The Blue Jeans Are Born
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When 24-year-old Levi Strauss finally opened his dry goods wholesale bussiness as Levi Strauss & Co. in San Francisco, a customer of his asked him if he had brought any pants with him from New York since he couldn't find a pair of long lasting pants. Sadly, Levi only had with him some rough canvas and wagon covers. As a result, Levi Strauss had the canvas made into waist overalls. The waist overalls were perfect for the miners during the California Gold Rush but many of them complained that when they began to rub on the overalls, their skins would go sore (CHAFE=PROPER WORD). Thus, Levi subsituted a twilled cotton fabric from France called "serge de Nimes" which later became known as denim. Over time, the pants were nicknamed "blue jeans."
This is an advertisment for Levi Strauss & Co.'s new copper riveted waist overalls.
In 1872, Levi Strauss received a letter from Jacob Davis whom was a tailor who was making riveted clothing for miners in the Nevada area. Jacob Davis needed money to file for a patent and offered Levi a deal if he was willing to help support him in this. Mr. Strauss obviously said yes and he began to make copper-riveted "waist overalls." As waist overalls became more popular in the West, the Pacific Rural Press noticed that these work pants were amazingly durable and strong and good for the miners. On June 28th, 1873 the Pacific Rural Press saw that "Nothing looks more slouchy in a workman than to see his pockets ripped open and hanging down, and no other part of the clothing is so apt to be torn and ripped as the pockets." In 1886, the Levi's "Two Horse Brand" leather patch was first used. The image on the patch was a pair of jeans being pulled by two strong horses; this was supposed to symbolize the strength of Levis Jeans.
This is one of Levi Strauss' Guarantee Labels.
This is a pair of Koveralls, jeans designed especially for children.
Citation: "Levi Strauss & Co." Downey, Lynn (pg.34)
Just like Levi Strauss, Jacob Davis was also an immigrant who came to the U.S. and then to San Francisco. He served as a tailor who often came by Levi Strauss's shop to purchase white duck cloth to make fabric wagon covers and tents for his tailor shop. In around the late 1870s, Jacob Davis finally got the idea of using copper rivets to add strength for one of his customer's worn out work pants since he thought that the thread alone didn't help support the pockets enough onto the work pants. As a result, by 1871, Jacob Davis started using rivets on the pants he created; first on duck fabric and then to denim. Because the other businesses were constantly stealing his bright idea, Davis decided to call Levi Strauss to help him financially with applying for a patent and he agreed to help. Thereafter, when the patent was finally accepted on May 20, 1873 "waist overalls" became the first traditional jean name.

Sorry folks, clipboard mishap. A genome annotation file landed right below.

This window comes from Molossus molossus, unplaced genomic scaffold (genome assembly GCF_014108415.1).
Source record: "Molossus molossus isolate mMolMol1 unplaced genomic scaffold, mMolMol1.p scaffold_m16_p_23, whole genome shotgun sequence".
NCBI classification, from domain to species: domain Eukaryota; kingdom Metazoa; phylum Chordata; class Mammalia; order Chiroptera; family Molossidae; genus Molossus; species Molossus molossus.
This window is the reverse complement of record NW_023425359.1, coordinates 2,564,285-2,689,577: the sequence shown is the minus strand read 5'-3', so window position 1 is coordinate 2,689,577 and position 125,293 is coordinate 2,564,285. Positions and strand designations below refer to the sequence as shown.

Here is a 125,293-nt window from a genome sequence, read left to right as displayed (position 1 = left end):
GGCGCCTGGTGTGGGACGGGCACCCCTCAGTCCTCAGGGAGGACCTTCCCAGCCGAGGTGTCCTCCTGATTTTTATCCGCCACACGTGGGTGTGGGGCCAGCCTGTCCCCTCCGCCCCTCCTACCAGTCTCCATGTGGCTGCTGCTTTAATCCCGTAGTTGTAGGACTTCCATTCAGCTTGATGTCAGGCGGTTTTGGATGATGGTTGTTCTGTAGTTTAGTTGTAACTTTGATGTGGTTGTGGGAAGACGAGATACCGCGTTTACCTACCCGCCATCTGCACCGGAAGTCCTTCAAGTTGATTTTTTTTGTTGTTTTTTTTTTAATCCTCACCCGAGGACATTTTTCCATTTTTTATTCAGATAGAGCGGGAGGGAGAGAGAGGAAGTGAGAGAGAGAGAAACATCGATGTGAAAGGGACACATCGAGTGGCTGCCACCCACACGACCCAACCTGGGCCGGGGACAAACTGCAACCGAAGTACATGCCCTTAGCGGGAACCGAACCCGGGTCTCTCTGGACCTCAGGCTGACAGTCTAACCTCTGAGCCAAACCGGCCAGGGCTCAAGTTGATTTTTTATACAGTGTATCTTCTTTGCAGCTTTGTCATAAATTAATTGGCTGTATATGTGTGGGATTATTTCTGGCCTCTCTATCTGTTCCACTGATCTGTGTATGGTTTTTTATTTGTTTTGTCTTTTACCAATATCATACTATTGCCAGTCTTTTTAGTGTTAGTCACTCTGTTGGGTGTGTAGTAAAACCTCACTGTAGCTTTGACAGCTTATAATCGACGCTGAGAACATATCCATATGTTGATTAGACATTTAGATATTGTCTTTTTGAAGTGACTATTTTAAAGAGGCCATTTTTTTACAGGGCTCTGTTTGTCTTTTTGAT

In May 20, 1873 the first riveted clothing, patent #139,121, was issued to the Levi Strauss & Co, making them the first to manufacture blue denim jeans. The truth was, Levi Strauss was not the only creator behind this; Jacob Davis played an important role as well. Jacob Davis came up with the idea of adding rivets to denim pants, while Levi Strauss paid for the patent on jeans and produced them.
This advertisment is for Lady Levi's, the line of jeans designed for women.
By 1875, Levi had purchased the Mission and Pacific Woolen Mills from the estate of William Ralston. The denim was bought from Amoskeag Mill. The word about the jeans’ durability spread quickly and became a popular garment for industrial workers. They found the pants so comfortable and useful that it soon because a part of their everyday lives. In 1885, a pair of Levi’s overalls costed approximately $1.25; this probably helped with the popularity of the waist overalls.
Levi Strauss and Jacob Davis’s patent on riveted clothing lasted for nearly twenty years, which meant that during that period of time, Levi Strauss & Co. was the only company around that was allowed to produce jeans. In 1891, the patent went public, and dozens of companies began imitating the original design. In the 1950s, many high school kids wore jeans as a way to look and be more adult – a sign of rebellion. The term “jeans” was actually adopted in the 1960s, when Levi realized that he really had no choice; that was the word that the youth of America had begun calling it.
(c) Annie Lam; Period 2, Gennie Cheng; Period 6